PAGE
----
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|People of Fortune
Written by Robbin
(9/12/2010 1:43 a.m.)
The Crawfords arrive at Mansfield parsonage to the warmth of a sister who had been “always very fond of them” (4) but I do not think they equal their sister’s feelings or enthusiasm. Mrs. Grant feels “indebted for her sister’s proposal of coming to her” (4). It seems Mary invited herself to visit. Since Mrs. Grant hopes to keep Mary with her until she marries it does not seem the request was cast by Mary as a permanent arrangement.
Miss Crawford was not entirely free from similar apprehensions, though they arose principally from doubts of her sister’s style of living and tone of society; and it was not till after she had tried in vain to persuade her brother to settle with her at his own country house, that she could resolve to hazard herself among her other relations. (4)
Mary “had been mostly used to London” (4) and was not eager to reside in a country parsonage. She seems to have had only two options after the Admiral turned his home unrespectable. Her first choice was Henry’s country estate which he was unwilling to provide and Mrs. Grant’s home which she feared would mire her in the preciseness, “exactness; rigid nicety” of a parsonage or the rusticity, “savageness” (Johnson’s 1824) of country society. Mary’s concerns plus her pleasure in finding “a family [the Bertrams] of such consequence so very near” (4) seems rather snobby.
To anything like a permanence of abode, or limitation of society, Henry Crawford had, unluckily, a great dislike: he could not accommodate his sister in an article of such importance; but he escorted her, with the utmost kindness, into Northamptonshire, and as readily engaged to fetch her away again, at half an hour’s notice, whenever she were weary of the place. (4)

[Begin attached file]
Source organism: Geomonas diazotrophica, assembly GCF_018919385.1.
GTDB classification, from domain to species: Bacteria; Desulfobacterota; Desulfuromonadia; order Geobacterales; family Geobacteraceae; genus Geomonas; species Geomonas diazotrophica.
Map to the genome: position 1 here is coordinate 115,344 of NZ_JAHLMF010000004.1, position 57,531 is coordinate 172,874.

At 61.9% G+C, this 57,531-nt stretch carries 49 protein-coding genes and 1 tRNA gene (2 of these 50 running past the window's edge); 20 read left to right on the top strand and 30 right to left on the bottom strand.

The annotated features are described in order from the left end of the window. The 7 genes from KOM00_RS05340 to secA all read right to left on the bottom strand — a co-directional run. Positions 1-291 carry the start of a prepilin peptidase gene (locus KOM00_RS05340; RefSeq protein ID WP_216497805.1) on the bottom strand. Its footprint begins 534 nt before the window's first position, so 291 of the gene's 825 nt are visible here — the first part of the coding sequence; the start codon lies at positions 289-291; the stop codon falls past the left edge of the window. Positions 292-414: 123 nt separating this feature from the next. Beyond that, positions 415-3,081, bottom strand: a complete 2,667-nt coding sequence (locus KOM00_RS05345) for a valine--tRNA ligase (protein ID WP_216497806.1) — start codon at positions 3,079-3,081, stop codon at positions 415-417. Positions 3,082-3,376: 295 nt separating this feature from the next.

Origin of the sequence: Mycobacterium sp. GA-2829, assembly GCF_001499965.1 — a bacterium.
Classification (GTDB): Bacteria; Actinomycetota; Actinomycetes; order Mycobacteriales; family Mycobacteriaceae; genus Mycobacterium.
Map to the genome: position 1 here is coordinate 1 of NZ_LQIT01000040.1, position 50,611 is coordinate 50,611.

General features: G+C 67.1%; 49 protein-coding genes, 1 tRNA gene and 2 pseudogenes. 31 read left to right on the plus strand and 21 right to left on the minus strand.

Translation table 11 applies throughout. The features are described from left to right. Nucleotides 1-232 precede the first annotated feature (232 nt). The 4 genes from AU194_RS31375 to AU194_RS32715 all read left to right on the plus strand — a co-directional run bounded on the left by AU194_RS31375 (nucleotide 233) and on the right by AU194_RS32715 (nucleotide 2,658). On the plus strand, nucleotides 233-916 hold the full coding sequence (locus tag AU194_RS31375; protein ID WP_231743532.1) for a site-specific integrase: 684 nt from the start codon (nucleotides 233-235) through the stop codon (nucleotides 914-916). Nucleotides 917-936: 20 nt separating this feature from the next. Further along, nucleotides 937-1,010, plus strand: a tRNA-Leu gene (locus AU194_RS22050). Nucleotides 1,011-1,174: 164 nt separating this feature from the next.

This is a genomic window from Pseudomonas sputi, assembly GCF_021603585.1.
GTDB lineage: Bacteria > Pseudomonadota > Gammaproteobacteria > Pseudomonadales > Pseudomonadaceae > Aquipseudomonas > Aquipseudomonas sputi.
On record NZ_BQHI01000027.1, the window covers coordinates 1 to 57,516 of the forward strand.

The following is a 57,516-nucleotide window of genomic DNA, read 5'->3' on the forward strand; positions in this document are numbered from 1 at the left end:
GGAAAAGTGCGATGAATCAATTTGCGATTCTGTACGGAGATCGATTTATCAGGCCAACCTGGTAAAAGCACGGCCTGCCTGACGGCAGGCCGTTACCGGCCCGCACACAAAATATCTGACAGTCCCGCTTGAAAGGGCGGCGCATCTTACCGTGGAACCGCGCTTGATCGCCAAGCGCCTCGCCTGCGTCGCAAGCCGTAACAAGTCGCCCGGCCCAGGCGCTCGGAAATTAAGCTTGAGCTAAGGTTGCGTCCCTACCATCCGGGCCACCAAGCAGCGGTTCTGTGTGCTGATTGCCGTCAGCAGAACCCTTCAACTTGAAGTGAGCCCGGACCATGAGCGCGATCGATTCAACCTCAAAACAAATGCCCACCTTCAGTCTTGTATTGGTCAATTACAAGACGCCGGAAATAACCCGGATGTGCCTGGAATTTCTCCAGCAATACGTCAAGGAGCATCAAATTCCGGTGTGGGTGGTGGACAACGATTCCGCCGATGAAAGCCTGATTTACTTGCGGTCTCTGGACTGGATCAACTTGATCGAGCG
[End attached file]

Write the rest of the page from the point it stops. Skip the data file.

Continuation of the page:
Henry’s refusal to provide Mary a respectable home seems selfish and a neglect of duty. This is not a great surprise as he was raised by Admiral Crawford whose behavior appears to be selfish and also neglectful of duty. Does Henry feel neglectful of Mary or is it that he was insensible to her situation. Fetching Mary here and there is a kindness but I wonder if it evidences an attachment to his sister or just his wanderlust. Henry had come to Mansfield “intending to spend only a few days” (5) but decides to lengthen his stay because society promised well and “there was nothing to call him elsewhere” (5).
No doubt the bickering environment of the admiral’s house plus the poor principles exampled by their aunt and uncle influenced Mary’s and Henry’s opinions and view of the world. It will be interesting to see how these people of fashion fit into life at MP. (:D)
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